By Father Steve Morrisey, C.SS.R.
What an awesome gift—from December 20 to January 3 (from the Thursday of the Third Week of Advent until the Thursday following Mary the Mother of God)—I was blessed to offer pastoral ministry to a few missions in the Mackenzie-Fort Smith diocese.
Here are my reflections of those days:
A week in Paulatuk, Northwest Territories, and then just under a week in Tuktoyaktuk, two of the most Northern locations one could ever imagine. They are also two of the most faith-filled locations I have ever had the pleasure of ministering with. Paulatuk and Tuktoyaktuk are two small communities that border on the Beaufort Sea. They are also two communities filled with God’s grandeur.
The first place that was home for me was Paulatuk, a community about an hour’s flight from Inuvik. Inuvik is the hub location for these two smaller missions in the Northwest Territories. After some travel in a Twin Otter aircraft, I arrived in Paulatuk and immediately fell in love with this beautiful place that God created. I know that God created each and every one of us and each location we call home, but to witness the excitement in the Paulatuk airport, I knew that God was present there.
Upon arriving at the mission trailer (my home during my stay), I was invited and given a quick tour of the mission office then over to a parishioner couple’s home for a wonderful caribou meal. Pastoral leader Marlene Wolki and her husband Hank showed me incredible hospitality. The caribou meal was followed by a tour of the community. I was blessed to meet many that first evening, and the hospitality was only just beginning. The following morning, I met many more locals as well as a few members of the Royal Canadian Mounted Police (R.C.M.P.) who also now call Paulatuk home.
Saturday afternoon was filled with the Sacrament of Reconciliation, followed by the evening Mass for the Fourth Sunday of Advent.
After the celebration of the Eucharist, I was blessed with another culinary experience: a goose dish. Marlene and Hank and all of their family took good care of me. Sunday morning began with Mass and then I was blessed to meet two more wonderful people as Marlene asked me to bring Communion to a few shut-ins. The day continued with several hours of meeting people who are all full of laughter and joy. It did not take long to go from there to the preparations for Christmas Midnight Mass.
Mass on Christmas Eve saw most of the small community coming together. As soon as we left church that night, the winds began to blow and the thermometer began to drop even further.
Christmas Day was met with the morning celebration of the Eucharist and a wonderful turkey meal with a few parishioners. Boxing Day—the first day in a few with no great blizzard-like winds—saw the entire community gathering for drum dancing, a big feast, and conversations until late in the evening.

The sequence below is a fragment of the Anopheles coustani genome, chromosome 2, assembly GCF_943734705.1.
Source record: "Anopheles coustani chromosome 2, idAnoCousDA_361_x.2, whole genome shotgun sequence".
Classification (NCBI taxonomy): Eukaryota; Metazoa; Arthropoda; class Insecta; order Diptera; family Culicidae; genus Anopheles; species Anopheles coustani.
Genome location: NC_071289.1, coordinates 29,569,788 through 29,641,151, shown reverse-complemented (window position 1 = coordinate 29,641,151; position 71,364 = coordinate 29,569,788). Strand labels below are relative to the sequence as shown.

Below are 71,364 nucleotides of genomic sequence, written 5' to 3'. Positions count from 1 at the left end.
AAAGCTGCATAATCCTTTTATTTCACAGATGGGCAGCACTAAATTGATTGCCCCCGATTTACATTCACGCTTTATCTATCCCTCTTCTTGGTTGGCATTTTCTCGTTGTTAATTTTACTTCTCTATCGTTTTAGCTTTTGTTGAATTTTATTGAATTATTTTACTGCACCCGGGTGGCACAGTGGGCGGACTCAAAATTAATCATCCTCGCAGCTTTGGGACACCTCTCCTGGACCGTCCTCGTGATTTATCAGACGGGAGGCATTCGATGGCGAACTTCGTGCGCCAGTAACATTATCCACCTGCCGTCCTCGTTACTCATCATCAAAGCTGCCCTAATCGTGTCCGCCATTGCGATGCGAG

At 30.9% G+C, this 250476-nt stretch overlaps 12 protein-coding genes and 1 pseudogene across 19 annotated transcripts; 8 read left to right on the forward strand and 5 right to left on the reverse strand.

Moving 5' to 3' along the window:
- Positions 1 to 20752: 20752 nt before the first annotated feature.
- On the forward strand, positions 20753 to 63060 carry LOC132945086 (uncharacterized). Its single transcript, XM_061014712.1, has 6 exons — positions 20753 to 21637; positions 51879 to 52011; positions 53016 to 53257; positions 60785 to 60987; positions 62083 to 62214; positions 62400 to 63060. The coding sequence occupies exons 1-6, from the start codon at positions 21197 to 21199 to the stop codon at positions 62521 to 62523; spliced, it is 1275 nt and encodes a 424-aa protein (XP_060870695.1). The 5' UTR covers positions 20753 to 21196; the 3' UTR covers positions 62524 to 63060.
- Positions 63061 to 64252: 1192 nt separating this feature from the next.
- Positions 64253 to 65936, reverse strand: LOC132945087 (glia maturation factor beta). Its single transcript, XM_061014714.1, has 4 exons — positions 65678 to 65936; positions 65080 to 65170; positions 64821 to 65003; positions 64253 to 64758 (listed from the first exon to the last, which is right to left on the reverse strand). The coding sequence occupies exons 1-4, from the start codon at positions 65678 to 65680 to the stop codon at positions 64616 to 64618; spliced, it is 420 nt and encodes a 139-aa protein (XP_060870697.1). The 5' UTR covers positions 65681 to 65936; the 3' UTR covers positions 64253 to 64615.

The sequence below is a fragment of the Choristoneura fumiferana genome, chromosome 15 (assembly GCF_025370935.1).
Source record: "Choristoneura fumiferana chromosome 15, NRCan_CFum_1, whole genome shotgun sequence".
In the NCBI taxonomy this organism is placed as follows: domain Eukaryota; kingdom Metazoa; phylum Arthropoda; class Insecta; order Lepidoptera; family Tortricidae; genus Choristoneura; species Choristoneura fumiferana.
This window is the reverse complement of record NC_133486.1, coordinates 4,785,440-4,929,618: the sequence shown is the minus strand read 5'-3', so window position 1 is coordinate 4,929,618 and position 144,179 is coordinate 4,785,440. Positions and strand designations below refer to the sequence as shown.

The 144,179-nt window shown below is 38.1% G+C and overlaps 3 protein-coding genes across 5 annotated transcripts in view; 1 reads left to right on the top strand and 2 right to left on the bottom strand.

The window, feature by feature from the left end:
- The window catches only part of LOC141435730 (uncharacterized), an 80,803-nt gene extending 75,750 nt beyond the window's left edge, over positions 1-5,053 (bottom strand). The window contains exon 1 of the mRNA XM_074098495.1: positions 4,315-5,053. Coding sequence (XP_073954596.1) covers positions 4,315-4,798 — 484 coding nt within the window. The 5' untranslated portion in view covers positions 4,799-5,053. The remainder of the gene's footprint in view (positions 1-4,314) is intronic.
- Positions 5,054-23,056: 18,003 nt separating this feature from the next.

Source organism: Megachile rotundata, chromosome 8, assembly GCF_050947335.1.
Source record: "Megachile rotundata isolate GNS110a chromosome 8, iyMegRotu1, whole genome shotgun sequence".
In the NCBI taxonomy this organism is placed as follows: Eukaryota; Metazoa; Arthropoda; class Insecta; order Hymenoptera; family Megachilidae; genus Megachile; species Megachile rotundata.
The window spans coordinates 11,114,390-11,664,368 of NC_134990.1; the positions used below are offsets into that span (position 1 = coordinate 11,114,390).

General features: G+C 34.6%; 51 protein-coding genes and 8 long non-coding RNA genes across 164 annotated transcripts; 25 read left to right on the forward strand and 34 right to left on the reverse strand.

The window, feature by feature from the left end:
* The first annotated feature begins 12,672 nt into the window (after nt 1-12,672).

The following day was filled more joy and levity. It was then that I had an opportunity to bless the community youth centre and meet a few more who call Paulatuk home and one last opportunity for some Arctic food, as I was invited to a supper of Arctic char, caribou, and goose—just three of the Arctic joys that I will always remember. Friday came, and phase two of my Beaufort Delta experience was just beginning. Time in Paulatuk was complete and the days in Tuktoyaktuk were waiting for me.
I got off the plane in Inuvik and was met by pastoral administrator Sister Fay Trombley, a member of the Sisters of Charity of the Immaculate Conception, as well as one of the mission parishioners. The three of us drove on the ice road and after a few hours, arrived at Sister’s house.
Before I begin talking about my days at Sister’s house, I need to first talk about an unlikely coincidence.
A few years ago, I was blessed to be stationed at St. Joseph’s parish in Grande Prairie, Alberta. During my six years at St. Joseph’s, I was blessed to work with many wonderful teachers. A teacher at St. Gerard’s French Immersion School was just one of those many. Her husband is an RCMP officer and they now live in Tuktoyaktuk. I had no idea that her life had brought her to the Far North and she had no idea that I would be walking back into her world as the visiting priest for those blessed days. As we reacquainted ourselves in the Inuvik airport, blessings and surprises abounded. She was a parishioner of Our Lady of Grace mission parish in Tuktoyaktuk where I was to serve during my days there. Many old stories were shared as we both were blown away at God’s incredible mystery. While I was in Tuktoyaktuk, I, along with Sister Fay, had a meal and many laughs at her home.
Catechism and faith development classes, baptisms, a very active St. Vincent de Paul Society, and the Sunday Eucharist to celebrate the Holy Family were just a few of the activities that led up to an amazing New Year’s Eve celebration. Altogether, the days in Tuktoyaktuk saw great celebrations of faith, several baptisms, one celebration of First Reconciliation and First Communion, and many blessings.
Tuktoyaktuk is a community of young and old. Like Paulatuk, it is a community of great faith, a faith which first came to the region from the Oblate Fathers of France.
The two weeks in the Arctic were far too short. One day I will go back, but for now I know that the people of the Artic are filled with God’s love and God’s grandeur and they want to share that gift with everyone. I am so glad I was blessed to share in their hospitality and generosity over the days of Christmas.
Redemptorist Father Steve Morrisey is associate pastor of St. Mary’s parish in the Diocese of Saskatoon and is a member of St. Mary’s parish/Redemptorist Evangelization Team. In addition to his hospital, school and prison ministry, he is also chapter chaplain of the Knights of Columbus in Saskatoon, Saskatchewan.